144	I2C device drivers using this binding model work just like any other
145	kind of driver in Linux:  they provide a probe() method to bind to
146	those devices, and a remove() method to unbind.
147	
148		static int foo_probe(struct i2c_client *client,
149				     const struct i2c_device_id *id);
150		static int foo_remove(struct i2c_client *client);
151	
152	Remember that the i2c_driver does not create those client handles.  The
153	handle may be used during foo_probe().  If foo_probe() reports success
154	(zero not a negative status code) it may save the handle and use it until
155	foo_remove() returns.  That binding model is used by most Linux drivers.
156	
157	The probe function is called when an entry in the id_table name field
158	matches the device's name. It is passed the entry that was matched so
159	the driver knows which one in the table matched.
160	
161	
162	Device Creation
163	---------------
164	
165	If you know for a fact that an I2C device is connected to a given I2C bus,
166	you can instantiate that device by simply filling an i2c_board_info
167	structure with the device address and driver name, and calling
168	i2c_new_device().  This will create the device, then the driver core will
169	take care of finding the right driver and will call its probe() method.
170	If a driver supports different device types, you can specify the type you
171	want using the type field.  You can also specify an IRQ and platform data
172	if needed.
173	
174	Sometimes you know that a device is connected to a given I2C bus, but you
175	don't know the exact address it uses.  This happens on TV adapters for
176	example, where the same driver supports dozens of slightly different
177	models, and I2C device addresses change from one model to the next.  In
178	that case, you can use the i2c_new_probed_device() variant, which is
179	similar to i2c_new_device(), except that it takes an additional list of
180	possible I2C addresses to probe.  A device is created for the first
181	responsive address in the list.  If you expect more than one device to be
182	present in the address range, simply call i2c_new_probed_device() that
183	many times.
184	
185	The call to i2c_new_device() or i2c_new_probed_device() typically happens
186	in the I2C bus driver. You may want to save the returned i2c_client
187	reference for later use.
188	
189	
190	Device Detection
191	----------------
192	
193	Sometimes you do not know in advance which I2C devices are connected to
194	a given I2C bus.  This is for example the case of hardware monitoring
195	devices on a PC's SMBus.  In that case, you may want to let your driver
196	detect supported devices automatically.  This is how the legacy model
197	was working, and is now available as an extension to the standard
198	driver model.
199	
200	You simply have to define a detect callback which will attempt to
201	identify supported devices (returning 0 for supported ones and -ENODEV
202	for unsupported ones), a list of addresses to probe, and a device type
203	(or class) so that only I2C buses which may have that type of device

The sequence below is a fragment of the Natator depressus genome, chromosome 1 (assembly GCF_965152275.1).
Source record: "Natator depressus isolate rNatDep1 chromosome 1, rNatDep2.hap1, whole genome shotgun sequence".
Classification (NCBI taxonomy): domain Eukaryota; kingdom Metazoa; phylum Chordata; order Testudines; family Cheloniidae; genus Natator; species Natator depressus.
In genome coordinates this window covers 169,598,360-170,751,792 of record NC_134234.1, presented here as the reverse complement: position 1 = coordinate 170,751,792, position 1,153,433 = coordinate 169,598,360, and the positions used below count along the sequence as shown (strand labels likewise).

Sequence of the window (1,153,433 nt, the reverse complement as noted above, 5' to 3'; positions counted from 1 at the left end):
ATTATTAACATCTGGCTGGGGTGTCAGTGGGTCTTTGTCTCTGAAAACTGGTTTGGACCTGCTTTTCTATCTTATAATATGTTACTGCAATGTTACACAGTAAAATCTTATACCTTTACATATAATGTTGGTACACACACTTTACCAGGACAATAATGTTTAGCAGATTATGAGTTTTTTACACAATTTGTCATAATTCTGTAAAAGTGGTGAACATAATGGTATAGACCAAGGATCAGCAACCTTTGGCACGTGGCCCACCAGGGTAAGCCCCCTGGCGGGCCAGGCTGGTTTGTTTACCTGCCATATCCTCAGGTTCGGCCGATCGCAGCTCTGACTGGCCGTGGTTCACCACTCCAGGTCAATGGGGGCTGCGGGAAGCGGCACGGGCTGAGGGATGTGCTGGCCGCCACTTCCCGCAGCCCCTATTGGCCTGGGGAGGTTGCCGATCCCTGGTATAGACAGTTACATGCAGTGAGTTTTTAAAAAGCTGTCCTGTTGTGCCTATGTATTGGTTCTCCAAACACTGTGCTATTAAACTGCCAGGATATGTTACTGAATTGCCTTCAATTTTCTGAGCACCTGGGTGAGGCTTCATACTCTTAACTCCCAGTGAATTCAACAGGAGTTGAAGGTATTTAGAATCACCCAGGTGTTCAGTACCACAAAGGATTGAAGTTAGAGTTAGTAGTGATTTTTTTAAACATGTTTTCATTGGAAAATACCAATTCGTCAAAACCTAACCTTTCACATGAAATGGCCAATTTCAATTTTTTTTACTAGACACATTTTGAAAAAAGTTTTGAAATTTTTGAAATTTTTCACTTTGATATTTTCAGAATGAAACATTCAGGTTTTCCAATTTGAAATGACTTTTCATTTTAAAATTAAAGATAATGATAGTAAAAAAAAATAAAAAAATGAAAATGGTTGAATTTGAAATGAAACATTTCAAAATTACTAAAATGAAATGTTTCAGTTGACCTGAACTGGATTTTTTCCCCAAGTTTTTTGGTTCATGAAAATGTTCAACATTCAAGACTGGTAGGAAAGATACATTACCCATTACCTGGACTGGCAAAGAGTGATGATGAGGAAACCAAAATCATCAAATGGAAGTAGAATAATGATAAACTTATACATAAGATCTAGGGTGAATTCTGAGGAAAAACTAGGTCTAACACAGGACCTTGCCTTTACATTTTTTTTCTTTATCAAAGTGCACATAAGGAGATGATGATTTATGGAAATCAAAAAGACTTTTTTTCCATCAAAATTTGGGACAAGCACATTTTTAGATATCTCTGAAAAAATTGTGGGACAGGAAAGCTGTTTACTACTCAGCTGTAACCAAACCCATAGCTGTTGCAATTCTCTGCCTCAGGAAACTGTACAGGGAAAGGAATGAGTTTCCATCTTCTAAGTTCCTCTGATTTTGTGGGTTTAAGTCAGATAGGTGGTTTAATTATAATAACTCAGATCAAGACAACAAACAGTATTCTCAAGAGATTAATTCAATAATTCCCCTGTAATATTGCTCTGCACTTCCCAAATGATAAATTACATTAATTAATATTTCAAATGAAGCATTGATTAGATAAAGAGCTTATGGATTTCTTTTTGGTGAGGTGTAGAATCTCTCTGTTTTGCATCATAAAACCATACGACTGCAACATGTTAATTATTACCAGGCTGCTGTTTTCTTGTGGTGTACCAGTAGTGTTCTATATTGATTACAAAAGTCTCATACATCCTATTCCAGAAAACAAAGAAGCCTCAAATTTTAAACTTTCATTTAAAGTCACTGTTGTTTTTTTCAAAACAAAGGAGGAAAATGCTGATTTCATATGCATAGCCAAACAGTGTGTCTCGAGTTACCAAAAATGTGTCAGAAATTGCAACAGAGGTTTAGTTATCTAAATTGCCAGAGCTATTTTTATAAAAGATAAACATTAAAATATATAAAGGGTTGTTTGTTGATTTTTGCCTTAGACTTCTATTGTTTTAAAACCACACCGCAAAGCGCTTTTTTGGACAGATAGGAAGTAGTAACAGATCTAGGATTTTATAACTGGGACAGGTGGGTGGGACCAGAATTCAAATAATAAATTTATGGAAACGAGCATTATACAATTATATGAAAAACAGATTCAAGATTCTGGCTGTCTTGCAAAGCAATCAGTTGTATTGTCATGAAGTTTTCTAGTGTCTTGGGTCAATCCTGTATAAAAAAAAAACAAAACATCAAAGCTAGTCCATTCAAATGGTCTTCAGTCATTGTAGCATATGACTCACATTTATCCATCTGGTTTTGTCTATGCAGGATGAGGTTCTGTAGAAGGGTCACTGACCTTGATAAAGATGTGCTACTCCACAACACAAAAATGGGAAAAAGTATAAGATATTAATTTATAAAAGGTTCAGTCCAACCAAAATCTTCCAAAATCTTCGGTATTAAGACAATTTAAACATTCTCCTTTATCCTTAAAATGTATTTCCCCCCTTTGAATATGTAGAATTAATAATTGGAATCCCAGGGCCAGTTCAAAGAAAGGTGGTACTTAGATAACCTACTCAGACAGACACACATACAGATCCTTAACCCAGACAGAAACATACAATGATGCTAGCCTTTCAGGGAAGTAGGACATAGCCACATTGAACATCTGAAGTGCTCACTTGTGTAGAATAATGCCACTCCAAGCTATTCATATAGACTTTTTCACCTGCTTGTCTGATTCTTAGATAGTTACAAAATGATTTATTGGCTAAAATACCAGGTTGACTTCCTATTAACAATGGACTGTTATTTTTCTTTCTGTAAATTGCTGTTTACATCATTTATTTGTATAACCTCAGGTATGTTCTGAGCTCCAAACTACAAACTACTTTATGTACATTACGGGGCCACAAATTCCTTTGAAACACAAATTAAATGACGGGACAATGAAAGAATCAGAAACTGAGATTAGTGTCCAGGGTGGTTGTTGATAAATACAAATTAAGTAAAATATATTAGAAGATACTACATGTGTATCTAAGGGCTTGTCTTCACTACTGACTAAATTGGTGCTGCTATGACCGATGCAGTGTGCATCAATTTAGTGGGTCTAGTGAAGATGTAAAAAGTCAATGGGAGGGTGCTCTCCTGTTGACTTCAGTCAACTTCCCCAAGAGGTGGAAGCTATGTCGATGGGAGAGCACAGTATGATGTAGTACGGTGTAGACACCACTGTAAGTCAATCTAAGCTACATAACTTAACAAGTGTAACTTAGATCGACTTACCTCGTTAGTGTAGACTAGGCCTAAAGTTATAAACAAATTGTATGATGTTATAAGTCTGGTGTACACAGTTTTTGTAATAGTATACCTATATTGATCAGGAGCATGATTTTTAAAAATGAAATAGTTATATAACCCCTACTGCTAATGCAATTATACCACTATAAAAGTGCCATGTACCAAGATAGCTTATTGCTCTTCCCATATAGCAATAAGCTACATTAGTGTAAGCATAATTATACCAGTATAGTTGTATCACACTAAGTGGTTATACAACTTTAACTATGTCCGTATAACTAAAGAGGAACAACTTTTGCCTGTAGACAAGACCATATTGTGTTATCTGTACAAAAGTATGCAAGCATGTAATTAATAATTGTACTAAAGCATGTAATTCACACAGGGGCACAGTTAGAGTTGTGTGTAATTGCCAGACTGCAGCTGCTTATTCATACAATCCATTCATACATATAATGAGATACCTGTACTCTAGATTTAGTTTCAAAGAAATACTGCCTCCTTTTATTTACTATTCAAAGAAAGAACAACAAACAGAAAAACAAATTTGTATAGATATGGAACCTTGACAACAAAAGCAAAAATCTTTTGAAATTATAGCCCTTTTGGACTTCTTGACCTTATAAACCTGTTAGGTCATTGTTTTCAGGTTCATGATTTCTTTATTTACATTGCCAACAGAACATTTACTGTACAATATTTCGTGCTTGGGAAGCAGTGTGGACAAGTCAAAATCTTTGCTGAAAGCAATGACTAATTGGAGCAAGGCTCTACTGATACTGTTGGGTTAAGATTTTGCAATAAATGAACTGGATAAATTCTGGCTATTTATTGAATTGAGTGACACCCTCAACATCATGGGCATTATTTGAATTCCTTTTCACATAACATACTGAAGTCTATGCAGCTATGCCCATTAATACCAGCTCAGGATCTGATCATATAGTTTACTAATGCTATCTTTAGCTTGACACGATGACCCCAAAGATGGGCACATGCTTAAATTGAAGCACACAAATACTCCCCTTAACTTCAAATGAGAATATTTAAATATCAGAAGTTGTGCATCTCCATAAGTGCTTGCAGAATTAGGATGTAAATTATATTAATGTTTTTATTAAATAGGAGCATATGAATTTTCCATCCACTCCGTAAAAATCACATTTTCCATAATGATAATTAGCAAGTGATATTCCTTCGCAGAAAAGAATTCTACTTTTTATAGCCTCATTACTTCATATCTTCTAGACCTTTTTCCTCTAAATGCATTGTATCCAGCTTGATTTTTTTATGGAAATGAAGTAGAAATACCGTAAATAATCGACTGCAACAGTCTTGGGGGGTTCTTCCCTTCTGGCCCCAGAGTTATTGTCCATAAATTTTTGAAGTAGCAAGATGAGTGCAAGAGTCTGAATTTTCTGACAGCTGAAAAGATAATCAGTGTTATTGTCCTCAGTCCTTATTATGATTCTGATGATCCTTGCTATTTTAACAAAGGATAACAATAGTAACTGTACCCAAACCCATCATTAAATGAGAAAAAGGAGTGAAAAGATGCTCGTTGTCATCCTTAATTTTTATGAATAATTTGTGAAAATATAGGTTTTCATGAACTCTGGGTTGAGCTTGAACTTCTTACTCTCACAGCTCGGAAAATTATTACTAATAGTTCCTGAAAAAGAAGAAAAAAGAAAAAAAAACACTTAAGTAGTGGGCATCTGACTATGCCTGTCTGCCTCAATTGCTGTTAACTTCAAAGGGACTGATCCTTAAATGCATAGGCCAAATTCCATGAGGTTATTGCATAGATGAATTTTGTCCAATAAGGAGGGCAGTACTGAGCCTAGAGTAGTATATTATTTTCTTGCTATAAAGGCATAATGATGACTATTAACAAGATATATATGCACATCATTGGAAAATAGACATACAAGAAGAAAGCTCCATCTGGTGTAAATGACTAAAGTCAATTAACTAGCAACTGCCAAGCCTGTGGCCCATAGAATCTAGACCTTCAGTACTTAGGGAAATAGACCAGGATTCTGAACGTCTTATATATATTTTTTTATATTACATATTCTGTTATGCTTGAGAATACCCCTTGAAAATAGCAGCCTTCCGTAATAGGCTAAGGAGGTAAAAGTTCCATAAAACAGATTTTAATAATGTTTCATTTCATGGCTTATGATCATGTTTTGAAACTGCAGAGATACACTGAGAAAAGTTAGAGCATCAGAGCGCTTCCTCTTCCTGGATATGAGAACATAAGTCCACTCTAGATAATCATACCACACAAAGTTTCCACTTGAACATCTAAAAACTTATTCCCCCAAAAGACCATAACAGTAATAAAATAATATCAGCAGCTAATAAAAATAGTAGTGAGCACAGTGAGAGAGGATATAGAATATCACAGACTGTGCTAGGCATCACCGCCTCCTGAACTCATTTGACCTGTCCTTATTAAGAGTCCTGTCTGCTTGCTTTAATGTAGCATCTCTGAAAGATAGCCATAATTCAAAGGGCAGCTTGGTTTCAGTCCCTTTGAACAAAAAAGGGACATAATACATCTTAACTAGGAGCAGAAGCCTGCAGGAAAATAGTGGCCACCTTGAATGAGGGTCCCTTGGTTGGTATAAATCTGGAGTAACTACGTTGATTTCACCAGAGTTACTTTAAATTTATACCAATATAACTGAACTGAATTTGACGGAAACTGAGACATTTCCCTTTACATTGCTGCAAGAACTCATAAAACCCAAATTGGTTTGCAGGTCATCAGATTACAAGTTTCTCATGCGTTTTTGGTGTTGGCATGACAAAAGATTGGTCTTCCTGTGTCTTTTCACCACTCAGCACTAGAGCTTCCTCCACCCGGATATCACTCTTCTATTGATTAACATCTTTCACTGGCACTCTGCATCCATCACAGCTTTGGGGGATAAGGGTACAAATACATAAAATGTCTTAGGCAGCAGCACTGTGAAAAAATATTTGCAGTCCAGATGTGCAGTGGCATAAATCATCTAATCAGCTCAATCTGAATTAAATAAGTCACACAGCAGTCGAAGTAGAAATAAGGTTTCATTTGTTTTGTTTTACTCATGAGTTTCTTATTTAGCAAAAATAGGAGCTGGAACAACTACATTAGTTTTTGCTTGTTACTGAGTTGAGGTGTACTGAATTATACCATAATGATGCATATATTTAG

204	connected (and not otherwise enumerated) will be probed.  For example,
205	a driver for a hardware monitoring chip for which auto-detection is
206	needed would set its class to I2C_CLASS_HWMON, and only I2C adapters
207	with a class including I2C_CLASS_HWMON would be probed by this driver.
208	Note that the absence of matching classes does not prevent the use of
209	a device of that type on the given I2C adapter.  All it prevents is
210	auto-detection; explicit instantiation of devices is still possible.
211	
212	Note that this mechanism is purely optional and not suitable for all
213	devices.  You need some reliable way to identify the supported devices
214	(typically using device-specific, dedicated identification registers),
215	otherwise misdetections are likely to occur and things can get wrong
216	quickly.  Keep in mind that the I2C protocol doesn't include any
217	standard way to detect the presence of a chip at a given address, let
218	alone a standard way to identify devices.  Even worse is the lack of
219	semantics associated to bus transfers, which means that the same
220	transfer can be seen as a read operation by a chip and as a write
221	operation by another chip.  For these reasons, explicit device
222	instantiation should always be preferred to auto-detection where
223	possible.
224	
225	
226	Device Deletion
227	---------------
228	
229	Each I2C device which has been created using i2c_new_device() or
230	i2c_new_probed_device() can be unregistered by calling
231	i2c_unregister_device().  If you don't call it explicitly, it will be
232	called automatically before the underlying I2C bus itself is removed, as a
233	device can't survive its parent in the device driver model.
234	
235	
236	Initializing the driver
237	=======================
238	
239	When the kernel is booted, or when your foo driver module is inserted,
240	you have to do some initializing. Fortunately, just registering the
241	driver module is usually enough.
242	
243	static int __init foo_init(void)
244	{
245		return i2c_add_driver(&foo_driver);
246	}
247	module_init(foo_init);
248	
249	static void __exit foo_cleanup(void)
250	{
251		i2c_del_driver(&foo_driver);
252	}
253	module_exit(foo_cleanup);
254	
255	The module_i2c_driver() macro can be used to reduce above code.
256	
257	module_i2c_driver(foo_driver);
258	
259	Note that some functions are marked by `__init'.  These functions can
260	be removed after kernel booting (or module loading) is completed.
261	Likewise, functions marked by `__exit' are dropped by the compiler when